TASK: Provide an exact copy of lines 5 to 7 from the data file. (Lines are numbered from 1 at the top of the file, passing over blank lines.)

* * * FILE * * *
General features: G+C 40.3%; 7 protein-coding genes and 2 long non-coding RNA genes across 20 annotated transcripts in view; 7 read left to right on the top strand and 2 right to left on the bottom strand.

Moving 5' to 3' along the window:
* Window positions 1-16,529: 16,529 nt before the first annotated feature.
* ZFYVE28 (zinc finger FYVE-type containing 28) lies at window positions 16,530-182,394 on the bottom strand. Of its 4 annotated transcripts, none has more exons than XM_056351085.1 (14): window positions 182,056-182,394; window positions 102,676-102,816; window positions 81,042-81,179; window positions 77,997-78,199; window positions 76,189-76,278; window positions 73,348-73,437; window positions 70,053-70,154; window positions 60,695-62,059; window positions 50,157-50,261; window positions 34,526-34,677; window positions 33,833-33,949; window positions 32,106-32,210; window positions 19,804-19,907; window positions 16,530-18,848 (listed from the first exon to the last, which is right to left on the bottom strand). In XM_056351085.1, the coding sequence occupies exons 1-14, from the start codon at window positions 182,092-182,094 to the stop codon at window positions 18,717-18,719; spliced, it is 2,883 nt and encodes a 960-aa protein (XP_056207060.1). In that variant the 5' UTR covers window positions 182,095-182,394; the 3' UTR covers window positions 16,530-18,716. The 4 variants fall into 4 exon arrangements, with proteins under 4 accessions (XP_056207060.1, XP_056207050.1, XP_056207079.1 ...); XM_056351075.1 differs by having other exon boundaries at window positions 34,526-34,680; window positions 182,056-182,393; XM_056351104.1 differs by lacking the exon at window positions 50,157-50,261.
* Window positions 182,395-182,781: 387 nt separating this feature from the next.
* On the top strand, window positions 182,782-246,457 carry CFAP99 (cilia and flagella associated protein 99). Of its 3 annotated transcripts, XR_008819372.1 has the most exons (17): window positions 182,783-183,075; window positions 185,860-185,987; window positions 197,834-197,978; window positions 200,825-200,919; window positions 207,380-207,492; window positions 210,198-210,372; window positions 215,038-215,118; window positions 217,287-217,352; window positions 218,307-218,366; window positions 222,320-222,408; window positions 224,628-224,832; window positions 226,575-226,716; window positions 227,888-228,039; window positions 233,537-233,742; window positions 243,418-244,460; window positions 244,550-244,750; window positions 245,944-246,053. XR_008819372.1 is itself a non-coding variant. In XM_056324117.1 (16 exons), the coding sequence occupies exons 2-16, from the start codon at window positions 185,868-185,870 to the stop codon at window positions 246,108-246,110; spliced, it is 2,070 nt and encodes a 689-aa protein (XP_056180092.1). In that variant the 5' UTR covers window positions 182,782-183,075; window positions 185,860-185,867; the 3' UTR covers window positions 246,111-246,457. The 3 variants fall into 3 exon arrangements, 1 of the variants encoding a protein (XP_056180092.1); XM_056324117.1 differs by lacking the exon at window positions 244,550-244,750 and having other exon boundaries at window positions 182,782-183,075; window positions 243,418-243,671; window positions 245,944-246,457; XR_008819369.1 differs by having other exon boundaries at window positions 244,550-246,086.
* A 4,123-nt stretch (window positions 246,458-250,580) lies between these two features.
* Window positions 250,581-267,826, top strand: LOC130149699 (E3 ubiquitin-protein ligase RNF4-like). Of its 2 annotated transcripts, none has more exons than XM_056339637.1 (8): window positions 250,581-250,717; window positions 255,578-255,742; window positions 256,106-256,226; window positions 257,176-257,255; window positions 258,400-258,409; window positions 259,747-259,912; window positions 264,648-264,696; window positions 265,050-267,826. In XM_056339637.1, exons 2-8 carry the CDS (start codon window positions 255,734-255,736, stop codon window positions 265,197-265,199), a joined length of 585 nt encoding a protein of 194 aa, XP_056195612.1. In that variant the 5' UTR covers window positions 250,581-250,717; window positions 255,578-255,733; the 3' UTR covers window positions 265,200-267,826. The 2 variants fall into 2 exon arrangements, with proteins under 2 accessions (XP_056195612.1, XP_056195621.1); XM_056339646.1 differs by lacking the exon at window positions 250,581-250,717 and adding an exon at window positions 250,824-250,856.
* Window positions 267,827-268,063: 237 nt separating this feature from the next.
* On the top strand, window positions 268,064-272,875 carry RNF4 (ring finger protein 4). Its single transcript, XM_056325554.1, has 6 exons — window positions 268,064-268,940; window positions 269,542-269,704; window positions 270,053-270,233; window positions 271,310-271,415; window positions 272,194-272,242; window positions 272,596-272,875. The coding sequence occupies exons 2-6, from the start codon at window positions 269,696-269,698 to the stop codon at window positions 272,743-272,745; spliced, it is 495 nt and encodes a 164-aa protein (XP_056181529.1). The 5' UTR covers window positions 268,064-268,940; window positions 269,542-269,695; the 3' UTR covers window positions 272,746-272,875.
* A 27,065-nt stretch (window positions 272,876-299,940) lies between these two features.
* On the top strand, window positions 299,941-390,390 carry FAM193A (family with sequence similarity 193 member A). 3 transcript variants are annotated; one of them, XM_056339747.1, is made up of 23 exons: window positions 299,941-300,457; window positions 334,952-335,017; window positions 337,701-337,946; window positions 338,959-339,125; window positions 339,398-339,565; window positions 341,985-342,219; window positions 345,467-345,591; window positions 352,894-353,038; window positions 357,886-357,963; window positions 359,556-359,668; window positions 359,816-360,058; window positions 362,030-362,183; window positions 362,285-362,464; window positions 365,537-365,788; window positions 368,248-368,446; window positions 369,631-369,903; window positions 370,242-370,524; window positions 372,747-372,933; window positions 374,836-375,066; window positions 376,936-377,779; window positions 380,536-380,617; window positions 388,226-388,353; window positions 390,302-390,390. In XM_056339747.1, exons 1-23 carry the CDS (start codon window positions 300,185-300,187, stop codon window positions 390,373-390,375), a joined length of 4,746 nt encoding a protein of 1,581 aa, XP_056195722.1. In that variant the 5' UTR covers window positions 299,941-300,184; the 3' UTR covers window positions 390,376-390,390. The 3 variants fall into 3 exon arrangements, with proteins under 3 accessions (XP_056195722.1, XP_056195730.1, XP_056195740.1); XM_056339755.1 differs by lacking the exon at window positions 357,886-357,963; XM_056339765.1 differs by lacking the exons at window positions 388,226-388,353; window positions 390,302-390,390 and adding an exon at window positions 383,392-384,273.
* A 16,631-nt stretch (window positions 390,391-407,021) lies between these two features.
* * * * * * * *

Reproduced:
* Window positions 182,395-182,781: 387 nt separating this feature from the next.
* On the top strand, window positions 182,782-246,457 carry CFAP99 (cilia and flagella associated protein 99). Of its 3 annotated transcripts, XR_008819372.1 has the most exons (17): window positions 182,783-183,075; window positions 185,860-185,987; window positions 197,834-197,978; window positions 200,825-200,919; window positions 207,380-207,492; window positions 210,198-210,372; window positions 215,038-215,118; window positions 217,287-217,352; window positions 218,307-218,366; window positions 222,320-222,408; window positions 224,628-224,832; window positions 226,575-226,716; window positions 227,888-228,039; window positions 233,537-233,742; window positions 243,418-244,460; window positions 244,550-244,750; window positions 245,944-246,053. XR_008819372.1 is itself a non-coding variant. In XM_056324117.1 (16 exons), the coding sequence occupies exons 2-16, from the start codon at window positions 185,868-185,870 to the stop codon at window positions 246,108-246,110; spliced, it is 2,070 nt and encodes a 689-aa protein (XP_056180092.1). In that variant the 5' UTR covers window positions 182,782-183,075; window positions 185,860-185,867; the 3' UTR covers window positions 246,111-246,457. The 3 variants fall into 3 exon arrangements, 1 of the variants encoding a protein (XP_056180092.1); XM_056324117.1 differs by lacking the exon at window positions 244,550-244,750 and having other exon boundaries at window positions 182,782-183,075; window positions 243,418-243,671; window positions 245,944-246,457; XR_008819369.1 differs by having other exon boundaries at window positions 244,550-246,086.
* A 4,123-nt stretch (window positions 246,458-250,580) lies between these two features.